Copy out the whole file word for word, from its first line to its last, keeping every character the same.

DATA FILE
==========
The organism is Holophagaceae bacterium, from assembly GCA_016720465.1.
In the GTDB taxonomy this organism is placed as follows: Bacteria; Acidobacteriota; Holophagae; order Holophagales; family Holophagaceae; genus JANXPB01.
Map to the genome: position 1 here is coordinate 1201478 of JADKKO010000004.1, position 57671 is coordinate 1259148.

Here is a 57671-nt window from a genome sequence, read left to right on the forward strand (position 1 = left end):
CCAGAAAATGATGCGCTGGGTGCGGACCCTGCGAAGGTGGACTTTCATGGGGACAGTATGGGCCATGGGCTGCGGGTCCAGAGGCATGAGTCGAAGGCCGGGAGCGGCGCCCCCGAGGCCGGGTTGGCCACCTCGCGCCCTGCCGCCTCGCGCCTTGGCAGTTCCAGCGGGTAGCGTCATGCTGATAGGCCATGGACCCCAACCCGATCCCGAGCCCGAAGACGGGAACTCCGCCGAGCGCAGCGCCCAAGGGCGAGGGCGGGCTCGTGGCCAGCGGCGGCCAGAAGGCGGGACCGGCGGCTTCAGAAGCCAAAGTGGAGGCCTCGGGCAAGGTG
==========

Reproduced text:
The organism is Holophagaceae bacterium, from assembly GCA_016720465.1.
In the GTDB taxonomy this organism is placed as follows: Bacteria; Acidobacteriota; Holophagae; order Holophagales; family Holophagaceae; genus JANXPB01.
Map to the genome: position 1 here is coordinate 1201478 of JADKKO010000004.1, position 57671 is coordinate 1259148.

Here is a 57671-nt window from a genome sequence, read left to right on the forward strand (position 1 = left end):
CCAGAAAATGATGCGCTGGGTGCGGACCCTGCGAAGGTGGACTTTCATGGGGACAGTATGGGCCATGGGCTGCGGGTCCAGAGGCATGAGTCGAAGGCCGGGAGCGGCGCCCCCGAGGCCGGGTTGGCCACCTCGCGCCCTGCCGCCTCGCGCCTTGGCAGTTCCAGCGGGTAGCGTCATGCTGATAGGCCATGGACCCCAACCCGATCCCGAGCCCGAAGACGGGAACTCCGCCGAGCGCAGCGCCCAAGGGCGAGGGCGGGCTCGTGGCCAGCGGCGGCCAGAAGGCGGGACCGGCGGCTTCAGAAGCCAAAGTGGAGGCCTCGGGCAAGGTG